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Army captain wins payout for marching hip injury

Laura Fermor had to have both hips replaced. Picture: Hemedia

Laura Fermor had to have both hips replaced. Picture: Hemedia

A FORMER army officer has been awarded compensation for injuries she suffered on a charity march.

Laura Fermor, from Perthshire, was forced to undergo two hip replacements after the march six years ago.

The 31-year-old has been fighting for compensation after the injuries left her unable to salvage her military career with the Royal Logistic Corps.

She was medically retired by the army last year and yesterday received a five-figure sum.

Ms Fermor said the money would finally give her the chance to “close this chapter” of her life.

She said: “I can’t really take it in yet. This has been going on for so long that it’s hard to think of it as being over at last.

“It has been a huge struggle, both mentally and physically, but I feel like a huge weight has gone off my shoulders now. I’m delighted.”

Ms Fermor was commissioned by the Royal Military Academy at Sandhurst in 2007 and became a troop commander in the Royal Logistic Corps.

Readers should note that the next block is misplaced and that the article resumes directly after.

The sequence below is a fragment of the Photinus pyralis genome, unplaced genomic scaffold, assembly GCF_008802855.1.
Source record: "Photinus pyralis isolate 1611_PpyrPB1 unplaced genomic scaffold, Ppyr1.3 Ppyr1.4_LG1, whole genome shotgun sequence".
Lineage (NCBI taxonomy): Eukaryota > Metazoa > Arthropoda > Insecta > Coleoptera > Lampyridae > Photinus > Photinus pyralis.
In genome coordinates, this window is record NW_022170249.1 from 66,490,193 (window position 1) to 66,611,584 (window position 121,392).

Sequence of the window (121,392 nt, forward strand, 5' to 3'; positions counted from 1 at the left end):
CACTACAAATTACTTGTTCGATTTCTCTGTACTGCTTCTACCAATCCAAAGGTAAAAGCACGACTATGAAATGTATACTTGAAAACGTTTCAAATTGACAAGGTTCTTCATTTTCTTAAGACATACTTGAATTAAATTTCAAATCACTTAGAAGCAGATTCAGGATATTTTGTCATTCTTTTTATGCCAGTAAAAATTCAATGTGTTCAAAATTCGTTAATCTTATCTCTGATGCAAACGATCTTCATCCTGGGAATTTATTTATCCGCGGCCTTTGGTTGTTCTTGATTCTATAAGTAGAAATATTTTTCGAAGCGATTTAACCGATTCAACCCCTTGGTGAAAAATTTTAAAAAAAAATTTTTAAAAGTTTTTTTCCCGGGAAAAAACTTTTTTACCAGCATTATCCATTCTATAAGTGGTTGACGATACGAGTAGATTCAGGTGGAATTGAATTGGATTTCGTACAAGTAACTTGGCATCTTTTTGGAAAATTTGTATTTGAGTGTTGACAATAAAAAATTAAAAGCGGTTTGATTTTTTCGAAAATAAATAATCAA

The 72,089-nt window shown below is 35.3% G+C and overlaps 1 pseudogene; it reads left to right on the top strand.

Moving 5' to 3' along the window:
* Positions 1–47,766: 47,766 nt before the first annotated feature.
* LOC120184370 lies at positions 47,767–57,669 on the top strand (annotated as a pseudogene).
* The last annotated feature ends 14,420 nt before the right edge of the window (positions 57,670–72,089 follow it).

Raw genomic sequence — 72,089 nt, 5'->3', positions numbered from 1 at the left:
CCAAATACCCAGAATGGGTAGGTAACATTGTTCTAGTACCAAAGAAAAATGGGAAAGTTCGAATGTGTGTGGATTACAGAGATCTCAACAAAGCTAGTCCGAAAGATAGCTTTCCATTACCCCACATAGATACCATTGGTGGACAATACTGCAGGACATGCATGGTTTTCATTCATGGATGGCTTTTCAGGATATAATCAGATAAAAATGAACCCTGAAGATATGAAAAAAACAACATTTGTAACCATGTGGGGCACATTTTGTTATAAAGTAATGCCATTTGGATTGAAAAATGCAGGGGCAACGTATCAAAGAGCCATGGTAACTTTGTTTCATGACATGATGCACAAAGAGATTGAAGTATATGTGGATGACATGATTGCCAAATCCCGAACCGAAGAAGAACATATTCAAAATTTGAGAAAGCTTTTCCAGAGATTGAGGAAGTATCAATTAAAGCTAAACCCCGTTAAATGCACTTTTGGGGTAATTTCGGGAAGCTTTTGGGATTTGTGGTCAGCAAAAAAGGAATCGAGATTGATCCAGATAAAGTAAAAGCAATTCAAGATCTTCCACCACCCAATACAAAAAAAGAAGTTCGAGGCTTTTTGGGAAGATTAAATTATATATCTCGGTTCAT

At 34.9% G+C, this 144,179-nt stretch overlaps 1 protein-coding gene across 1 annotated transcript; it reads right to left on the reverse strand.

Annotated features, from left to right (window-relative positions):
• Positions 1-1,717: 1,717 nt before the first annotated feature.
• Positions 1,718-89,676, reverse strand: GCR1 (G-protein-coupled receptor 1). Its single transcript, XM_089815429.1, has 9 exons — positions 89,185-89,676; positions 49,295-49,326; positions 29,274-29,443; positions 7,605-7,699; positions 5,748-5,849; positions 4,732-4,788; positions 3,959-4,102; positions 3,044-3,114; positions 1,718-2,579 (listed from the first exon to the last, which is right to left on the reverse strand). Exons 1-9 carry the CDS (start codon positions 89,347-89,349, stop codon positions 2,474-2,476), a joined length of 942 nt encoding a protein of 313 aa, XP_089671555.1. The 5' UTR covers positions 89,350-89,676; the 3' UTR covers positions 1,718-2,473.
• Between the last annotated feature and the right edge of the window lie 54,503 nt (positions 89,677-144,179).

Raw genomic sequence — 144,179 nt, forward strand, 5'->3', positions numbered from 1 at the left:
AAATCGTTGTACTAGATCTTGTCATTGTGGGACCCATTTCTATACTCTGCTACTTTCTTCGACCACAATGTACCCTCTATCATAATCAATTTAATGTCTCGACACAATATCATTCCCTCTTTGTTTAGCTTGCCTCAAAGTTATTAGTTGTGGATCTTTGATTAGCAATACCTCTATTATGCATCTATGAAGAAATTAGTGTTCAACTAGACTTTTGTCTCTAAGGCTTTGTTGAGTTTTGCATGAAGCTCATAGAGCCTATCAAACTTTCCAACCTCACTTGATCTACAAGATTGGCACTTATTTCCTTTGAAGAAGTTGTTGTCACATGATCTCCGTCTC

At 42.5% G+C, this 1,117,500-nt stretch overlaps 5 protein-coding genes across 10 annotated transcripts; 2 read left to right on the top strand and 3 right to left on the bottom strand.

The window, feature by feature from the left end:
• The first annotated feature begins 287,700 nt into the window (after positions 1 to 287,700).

The St Andrews University graduate sustained her injury while undertaking a fundraising march along Hadrian’s Wall in 2008 with her comrades.

She said: “I had intense pain from both hips. I received physiotherapy for months but, due to my commitments as a troop commander, and our impending deployment to Cyprus for a UN tour of duty, I was unable to do much else except manage the best I could with painkillers.”

She was later promoted to the rank of captain and returned to work on a cocktail of medication. Capt Fermor had her right hip replaced in 2012. In 2013, she also had her left hip replaced.

But although defence chiefs paid out compensation over her right hip, they had been contesting the left. The Ministry of Defence had said that injury “is not service attributable” but Ms Fermor appealed and has now won.

She said: “It is laughable as it is an identical injury that required identical treatment. I will require surgery throughout my life as the implants wear out and need replacing again. There are things I will never be able to do again, and life will not be the same for me. I am now unable to run, which for a previously highly active person, who enjoyed cross-country, swimming and playing rugby, is very hard.”

Earlier, she said: “This has taken an enormous toll on both my husband and I have suffered depression for years. I feel like the whole situation has been made worse by the time we have to wait for what we are owed.”

An MoD spokeswoman said: “We are committed to dealing with all claims as quickly as 
possible.”

 

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